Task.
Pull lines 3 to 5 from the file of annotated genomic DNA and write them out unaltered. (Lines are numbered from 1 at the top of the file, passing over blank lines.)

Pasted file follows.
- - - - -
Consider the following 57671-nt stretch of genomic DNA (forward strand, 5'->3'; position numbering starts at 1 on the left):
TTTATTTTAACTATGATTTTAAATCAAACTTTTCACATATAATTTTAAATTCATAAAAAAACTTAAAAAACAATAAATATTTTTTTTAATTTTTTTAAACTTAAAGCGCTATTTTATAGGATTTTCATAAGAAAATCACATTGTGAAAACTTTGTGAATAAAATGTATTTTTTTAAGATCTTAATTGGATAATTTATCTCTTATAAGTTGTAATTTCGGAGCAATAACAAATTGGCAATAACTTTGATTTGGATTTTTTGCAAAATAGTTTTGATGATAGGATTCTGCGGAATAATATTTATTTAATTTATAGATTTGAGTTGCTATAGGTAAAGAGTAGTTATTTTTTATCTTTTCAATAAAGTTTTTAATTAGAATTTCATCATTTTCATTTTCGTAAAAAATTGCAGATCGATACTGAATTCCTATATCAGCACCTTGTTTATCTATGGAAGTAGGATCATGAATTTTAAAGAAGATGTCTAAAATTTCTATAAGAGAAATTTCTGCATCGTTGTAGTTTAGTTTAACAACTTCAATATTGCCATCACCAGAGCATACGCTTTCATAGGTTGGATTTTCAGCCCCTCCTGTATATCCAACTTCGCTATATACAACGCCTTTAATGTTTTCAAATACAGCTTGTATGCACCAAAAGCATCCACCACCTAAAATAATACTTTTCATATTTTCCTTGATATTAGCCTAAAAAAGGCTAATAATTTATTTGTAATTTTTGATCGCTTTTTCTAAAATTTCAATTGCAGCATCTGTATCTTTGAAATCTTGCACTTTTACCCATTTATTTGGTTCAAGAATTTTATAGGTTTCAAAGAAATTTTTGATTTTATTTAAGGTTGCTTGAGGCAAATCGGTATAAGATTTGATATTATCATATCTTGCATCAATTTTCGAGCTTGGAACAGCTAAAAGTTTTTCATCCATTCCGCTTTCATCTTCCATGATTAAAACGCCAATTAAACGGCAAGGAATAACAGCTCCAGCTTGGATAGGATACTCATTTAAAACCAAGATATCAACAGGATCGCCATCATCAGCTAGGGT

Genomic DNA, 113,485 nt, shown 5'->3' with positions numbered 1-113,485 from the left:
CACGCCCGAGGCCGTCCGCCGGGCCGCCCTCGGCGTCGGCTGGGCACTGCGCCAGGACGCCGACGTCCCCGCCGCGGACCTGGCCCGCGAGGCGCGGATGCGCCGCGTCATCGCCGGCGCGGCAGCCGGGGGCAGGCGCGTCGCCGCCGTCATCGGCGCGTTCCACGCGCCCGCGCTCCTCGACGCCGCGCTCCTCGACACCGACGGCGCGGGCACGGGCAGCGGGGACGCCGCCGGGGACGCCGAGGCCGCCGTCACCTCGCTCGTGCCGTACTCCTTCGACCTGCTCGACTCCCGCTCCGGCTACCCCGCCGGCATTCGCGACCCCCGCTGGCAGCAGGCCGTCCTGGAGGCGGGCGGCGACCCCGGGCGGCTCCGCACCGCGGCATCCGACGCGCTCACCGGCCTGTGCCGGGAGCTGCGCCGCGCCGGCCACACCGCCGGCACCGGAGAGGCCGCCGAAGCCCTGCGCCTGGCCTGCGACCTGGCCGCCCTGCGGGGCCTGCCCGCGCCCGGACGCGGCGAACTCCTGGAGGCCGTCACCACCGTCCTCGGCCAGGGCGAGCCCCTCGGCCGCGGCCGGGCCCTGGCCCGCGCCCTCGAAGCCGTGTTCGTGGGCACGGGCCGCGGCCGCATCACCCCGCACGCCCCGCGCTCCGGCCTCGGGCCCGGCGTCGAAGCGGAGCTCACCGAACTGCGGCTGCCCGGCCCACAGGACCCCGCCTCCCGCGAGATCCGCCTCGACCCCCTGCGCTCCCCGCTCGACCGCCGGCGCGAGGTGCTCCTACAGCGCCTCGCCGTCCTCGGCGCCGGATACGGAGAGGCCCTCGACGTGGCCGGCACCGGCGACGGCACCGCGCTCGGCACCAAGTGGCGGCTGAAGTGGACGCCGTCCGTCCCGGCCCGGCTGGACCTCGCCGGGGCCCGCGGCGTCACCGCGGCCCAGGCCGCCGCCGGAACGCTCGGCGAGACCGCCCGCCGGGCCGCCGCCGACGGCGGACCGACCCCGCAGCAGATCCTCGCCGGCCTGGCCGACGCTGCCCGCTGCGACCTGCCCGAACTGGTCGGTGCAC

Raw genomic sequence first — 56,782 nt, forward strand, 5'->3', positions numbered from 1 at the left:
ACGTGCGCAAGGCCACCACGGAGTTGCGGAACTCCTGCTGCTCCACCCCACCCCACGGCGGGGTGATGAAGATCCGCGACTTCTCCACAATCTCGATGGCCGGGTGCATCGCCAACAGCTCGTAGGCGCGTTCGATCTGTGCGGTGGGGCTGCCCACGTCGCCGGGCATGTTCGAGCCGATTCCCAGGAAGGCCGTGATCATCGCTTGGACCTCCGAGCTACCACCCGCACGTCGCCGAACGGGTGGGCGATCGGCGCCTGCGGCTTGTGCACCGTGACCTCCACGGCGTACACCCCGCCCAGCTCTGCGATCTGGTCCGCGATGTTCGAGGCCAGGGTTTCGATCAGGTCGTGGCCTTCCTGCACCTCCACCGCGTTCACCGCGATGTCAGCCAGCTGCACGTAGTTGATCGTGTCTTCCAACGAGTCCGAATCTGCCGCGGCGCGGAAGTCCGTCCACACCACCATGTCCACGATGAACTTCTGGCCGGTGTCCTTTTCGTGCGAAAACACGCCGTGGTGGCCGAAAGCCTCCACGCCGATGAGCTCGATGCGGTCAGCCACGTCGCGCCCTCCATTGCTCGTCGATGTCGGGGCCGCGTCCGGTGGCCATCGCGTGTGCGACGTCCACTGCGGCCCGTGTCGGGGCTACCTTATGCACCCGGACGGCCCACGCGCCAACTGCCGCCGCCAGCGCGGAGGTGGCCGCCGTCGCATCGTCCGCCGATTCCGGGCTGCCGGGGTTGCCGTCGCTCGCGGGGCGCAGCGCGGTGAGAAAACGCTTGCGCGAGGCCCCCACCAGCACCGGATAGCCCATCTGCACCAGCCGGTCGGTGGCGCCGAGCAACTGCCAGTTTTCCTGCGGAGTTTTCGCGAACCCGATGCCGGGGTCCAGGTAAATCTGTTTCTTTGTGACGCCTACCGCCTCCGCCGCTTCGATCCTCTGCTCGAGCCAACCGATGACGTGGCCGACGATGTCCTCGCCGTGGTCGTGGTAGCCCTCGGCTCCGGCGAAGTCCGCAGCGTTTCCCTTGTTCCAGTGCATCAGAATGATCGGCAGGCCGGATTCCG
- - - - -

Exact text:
Genomic DNA, 113,485 nt, shown 5'->3' with positions numbered 1-113,485 from the left:
CACGCCCGAGGCCGTCCGCCGGGCCGCCCTCGGCGTCGGCTGGGCACTGCGCCAGGACGCCGACGTCCCCGCCGCGGACCTGGCCCGCGAGGCGCGGATGCGCCGCGTCATCGCCGGCGCGGCAGCCGGGGGCAGGCGCGTCGCCGCCGTCATCGGCGCGTTCCACGCGCCCGCGCTCCTCGACGCCGCGCTCCTCGACACCGACGGCGCGGGCACGGGCAGCGGGGACGCCGCCGGGGACGCCGAGGCCGCCGTCACCTCGCTCGTGCCGTACTCCTTCGACCTGCTCGACTCCCGCTCCGGCTACCCCGCCGGCATTCGCGACCCCCGCTGGCAGCAGGCCGTCCTGGAGGCGGGCGGCGACCCCGGGCGGCTCCGCACCGCGGCATCCGACGCGCTCACCGGCCTGTGCCGGGAGCTGCGCCGCGCCGGCCACACCGCCGGCACCGGAGAGGCCGCCGAAGCCCTGCGCCTGGCCTGCGACCTGGCCGCCCTGCGGGGCCTGCCCGCGCCCGGACGCGGCGAACTCCTGGAGGCCGTCACCACCGTCCTCGGCCAGGGCGAGCCCCTCGGCCGCGGCCGGGCCCTGGCCCGCGCCCTCGAAGCCGTGTTCGTGGGCACGGGCCGCGGCCGCATCACCCCGCACGCCCCGCGCTCCGGCCTCGGGCCCGGCGTCGAAGCGGAGCTCACCGAACTGCGGCTGCCCGGCCCACAGGACCCCGCCTCCCGCGAGATCCGCCTCGACCCCCTGCGCTCCCCGCTCGACCGCCGGCGCGAGGTGCTCCTACAGCGCCTCGCCGTCCTCGGCGCCGGATACGGAGAGGCCCTCGACGTGGCCGGCACCGGCGACGGCACCGCGCTCGGCACCAAGTGGCGGCTGAAGTGGACGCCGTCCGTCCCGGCCCGGCTGGACCTCGCCGGGGCCCGCGGCGTCACCGCGGCCCAGGCCGCCGCCGGAACGCTCGGCGAGACCGCCCGCCGGGCCGCCGCCGACGGCGGACCGACCCCGCAGCAGATCCTCGCCGGCCTGGCCGACGCTGCCCGCTGCGACCTGCCCGAACTGGTCGGTGCAC

Raw genomic sequence first — 56,782 nt, forward strand, 5'->3', positions numbered from 1 at the left: